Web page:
the success rate of the oldest residential drug & alcohol treatment facility in the world.
of people stay sober for a year after they leave.
And it’s the highest success rate of any treatment center in the w h o l e world.
*Data from the book A Million Little Pieces by James Frey, published in 2003.
One of the most recent studies on recidivism rates – which most often refers to the rate at which a person relapses back into criminal behavior after being released from prison – showed that 67.8% of people were rearrested within 3-years of being released from prison, within 5-years that number increases to 76.6%. And of those prisoners, a little more than half were arrested by the end of the first year of being released.
I often ponder why it’s so hard to break our cycles of detrimental behaviors and habits. These are more extreme examples, of course, but the thread is the same for all of us. We all have a hard time letting go of the suffering we’ve grown strangely accustomed to. Even when we know what we’re doing is not working. Even when we’re miserable. Even when we’re crippled by shame and guilt and fear.
A common deterrent towards making positive changes that I’ve heard often from people, in a variety of contexts, involves the deeply rooted and long-held view that they’re broken, un-fixable, damaged beyond repair. My husband used to think he was one of those people. I have at least two friends and a family member I can think of that feel this way, too. And it makes sense to me that if we think we are broken then there’s little sense in trying to change course – because there’s a core belief that nothing will work.
“Attachment to views is the greatest impediment to spiritual growth.” -Thich Nhat Hanh
We can never know what’s going on for someone else.
I was at the Tuscon airport a couple of days ago, preparing to fly back home here to Montana. I sat down at the terminal, in close enough proximity to a woman who’s cell phone conversation I could hear very readily. She was an attractive woman. Shoulder-length blonde hair, middle-aged. She was sitting at the electronic port station situated in front of a large window overlooking the tarmac. Although there was little I could do not to overhear her conversation, I felt badly for eavesdropping, so I quickened my pace in getting the music going on my iPod. In the meantime, however, I learned that she was leaving her 20-something-year-old son behind, to return back home, after situating him into a rehab. He was not at all well – detoxing, incoherent, unable to care for himself. His girlfriend would be not be allowing him to move back in when he got out. And there was a real possibility, and seemingly well-grounded motherly consideration, that he wasn’t done yet “out there,” using. It was hard for her to leave. But she seemed sturdy in her composure and confident in the decisions she’d made.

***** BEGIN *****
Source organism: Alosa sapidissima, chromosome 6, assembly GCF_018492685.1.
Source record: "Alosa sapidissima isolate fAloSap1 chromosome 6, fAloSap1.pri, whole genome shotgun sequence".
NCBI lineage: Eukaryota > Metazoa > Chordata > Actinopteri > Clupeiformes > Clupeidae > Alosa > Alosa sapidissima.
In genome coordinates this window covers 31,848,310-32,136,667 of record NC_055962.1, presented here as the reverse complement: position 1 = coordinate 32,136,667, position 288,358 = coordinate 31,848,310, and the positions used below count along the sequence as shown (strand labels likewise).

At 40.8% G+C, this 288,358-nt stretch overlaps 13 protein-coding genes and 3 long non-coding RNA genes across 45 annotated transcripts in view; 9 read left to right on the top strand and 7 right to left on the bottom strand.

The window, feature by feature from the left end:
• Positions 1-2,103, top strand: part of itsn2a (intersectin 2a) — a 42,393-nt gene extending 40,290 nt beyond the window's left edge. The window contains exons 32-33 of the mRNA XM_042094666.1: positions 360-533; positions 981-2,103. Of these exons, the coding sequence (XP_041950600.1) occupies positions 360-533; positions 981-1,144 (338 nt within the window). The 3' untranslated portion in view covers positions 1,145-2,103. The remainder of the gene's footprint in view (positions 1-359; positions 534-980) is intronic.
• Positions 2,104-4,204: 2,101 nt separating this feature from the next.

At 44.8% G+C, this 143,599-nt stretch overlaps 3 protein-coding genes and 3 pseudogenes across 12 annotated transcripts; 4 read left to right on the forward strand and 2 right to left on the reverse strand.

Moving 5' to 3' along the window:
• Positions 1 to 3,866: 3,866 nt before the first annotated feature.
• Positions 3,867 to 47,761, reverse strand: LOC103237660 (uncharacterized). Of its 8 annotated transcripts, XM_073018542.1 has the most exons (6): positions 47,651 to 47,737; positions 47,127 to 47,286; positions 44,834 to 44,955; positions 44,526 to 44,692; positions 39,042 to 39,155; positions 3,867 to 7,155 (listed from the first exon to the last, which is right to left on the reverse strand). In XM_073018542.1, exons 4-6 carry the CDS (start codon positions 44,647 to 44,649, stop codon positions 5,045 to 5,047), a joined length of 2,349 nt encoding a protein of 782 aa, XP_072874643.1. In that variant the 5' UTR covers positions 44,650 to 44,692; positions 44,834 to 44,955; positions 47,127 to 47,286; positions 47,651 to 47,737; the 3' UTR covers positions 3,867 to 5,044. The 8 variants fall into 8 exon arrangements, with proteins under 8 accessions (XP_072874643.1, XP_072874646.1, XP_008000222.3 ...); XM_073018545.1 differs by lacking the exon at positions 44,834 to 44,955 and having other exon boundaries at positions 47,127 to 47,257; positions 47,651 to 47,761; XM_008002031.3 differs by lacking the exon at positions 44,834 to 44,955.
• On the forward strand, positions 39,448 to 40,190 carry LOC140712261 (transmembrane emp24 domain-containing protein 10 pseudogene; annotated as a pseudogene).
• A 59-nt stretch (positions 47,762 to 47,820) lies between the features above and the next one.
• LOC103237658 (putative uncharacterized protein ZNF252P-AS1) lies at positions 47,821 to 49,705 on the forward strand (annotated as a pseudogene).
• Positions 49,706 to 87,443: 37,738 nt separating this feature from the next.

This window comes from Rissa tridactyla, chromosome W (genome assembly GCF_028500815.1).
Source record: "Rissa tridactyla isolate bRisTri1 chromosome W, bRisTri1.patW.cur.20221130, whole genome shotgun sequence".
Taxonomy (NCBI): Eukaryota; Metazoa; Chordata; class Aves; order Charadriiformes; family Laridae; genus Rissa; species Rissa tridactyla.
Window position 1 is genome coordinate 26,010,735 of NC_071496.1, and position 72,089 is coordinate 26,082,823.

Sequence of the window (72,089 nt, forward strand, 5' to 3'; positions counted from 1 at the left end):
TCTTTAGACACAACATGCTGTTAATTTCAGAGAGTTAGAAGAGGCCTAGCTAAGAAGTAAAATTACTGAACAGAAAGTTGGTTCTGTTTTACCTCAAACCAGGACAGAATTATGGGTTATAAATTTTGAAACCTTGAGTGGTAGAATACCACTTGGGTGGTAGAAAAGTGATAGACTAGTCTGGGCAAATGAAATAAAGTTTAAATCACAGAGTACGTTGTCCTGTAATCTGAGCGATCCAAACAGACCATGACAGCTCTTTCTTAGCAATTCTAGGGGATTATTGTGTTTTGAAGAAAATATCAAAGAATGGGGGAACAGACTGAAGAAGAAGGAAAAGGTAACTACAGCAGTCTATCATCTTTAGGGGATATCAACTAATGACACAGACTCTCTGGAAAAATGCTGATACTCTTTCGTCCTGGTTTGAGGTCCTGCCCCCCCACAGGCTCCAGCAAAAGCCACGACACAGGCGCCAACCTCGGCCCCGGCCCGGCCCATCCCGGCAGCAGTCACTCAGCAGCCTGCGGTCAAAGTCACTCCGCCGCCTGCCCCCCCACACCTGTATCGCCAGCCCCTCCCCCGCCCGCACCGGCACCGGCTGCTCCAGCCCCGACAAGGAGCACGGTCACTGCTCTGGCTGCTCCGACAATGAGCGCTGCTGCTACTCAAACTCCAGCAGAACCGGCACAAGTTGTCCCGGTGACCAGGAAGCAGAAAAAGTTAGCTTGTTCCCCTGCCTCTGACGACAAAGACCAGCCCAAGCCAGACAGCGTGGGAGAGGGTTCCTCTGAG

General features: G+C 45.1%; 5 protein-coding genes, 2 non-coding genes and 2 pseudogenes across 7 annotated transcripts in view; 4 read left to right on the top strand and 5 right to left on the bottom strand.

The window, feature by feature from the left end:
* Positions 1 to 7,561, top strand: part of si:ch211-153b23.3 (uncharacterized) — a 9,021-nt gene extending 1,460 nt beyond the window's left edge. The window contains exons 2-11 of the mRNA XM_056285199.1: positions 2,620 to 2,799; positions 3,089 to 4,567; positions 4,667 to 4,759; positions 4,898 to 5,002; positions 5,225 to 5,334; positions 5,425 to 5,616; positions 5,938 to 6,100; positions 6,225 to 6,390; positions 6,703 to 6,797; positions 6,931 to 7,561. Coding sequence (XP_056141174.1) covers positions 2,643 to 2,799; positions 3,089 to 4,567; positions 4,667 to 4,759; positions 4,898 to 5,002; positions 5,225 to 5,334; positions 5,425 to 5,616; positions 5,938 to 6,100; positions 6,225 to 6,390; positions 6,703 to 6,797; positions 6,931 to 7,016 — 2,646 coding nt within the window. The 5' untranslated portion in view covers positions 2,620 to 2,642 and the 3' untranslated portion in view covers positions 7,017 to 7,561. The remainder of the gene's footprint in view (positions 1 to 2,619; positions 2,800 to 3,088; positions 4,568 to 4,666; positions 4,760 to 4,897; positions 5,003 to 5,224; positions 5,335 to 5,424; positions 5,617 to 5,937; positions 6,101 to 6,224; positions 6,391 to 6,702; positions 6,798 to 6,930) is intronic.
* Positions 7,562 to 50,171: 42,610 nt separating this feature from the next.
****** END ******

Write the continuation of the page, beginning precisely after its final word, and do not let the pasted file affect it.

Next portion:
In looking at her I never would’ve thought to myself: I bet her son is going through a ravaging, brutal detox right now. I bet she just spent the last few days forcing him into rehab against his will and supporting him at his bedside as he went in and out of consciousness. And I bet she feels hopeful/broken about the whole messy situation.
And it’s like this with everyone we meet. We see someone, whether a stranger or even a loved one, and think we have them all figured out. And we totally don’t. We have no idea what’s going on for someone else.
I wonder why it’s so common for us to think we’re experts when it comes to other people. When we attach ourselves too strongly to our perceptions, it’s a recipe for creating separation and misunderstanding. As Thay teaches: 99% of our perceptions are incorrect. And ultimately it’s our mis-perceptions about ourselves, others, and life itself that causes the greatest amount of our suffering.
Today: I will practice to look beyond the surface, in order to connect and engage with others in a way that opens and extends my understanding and compassion.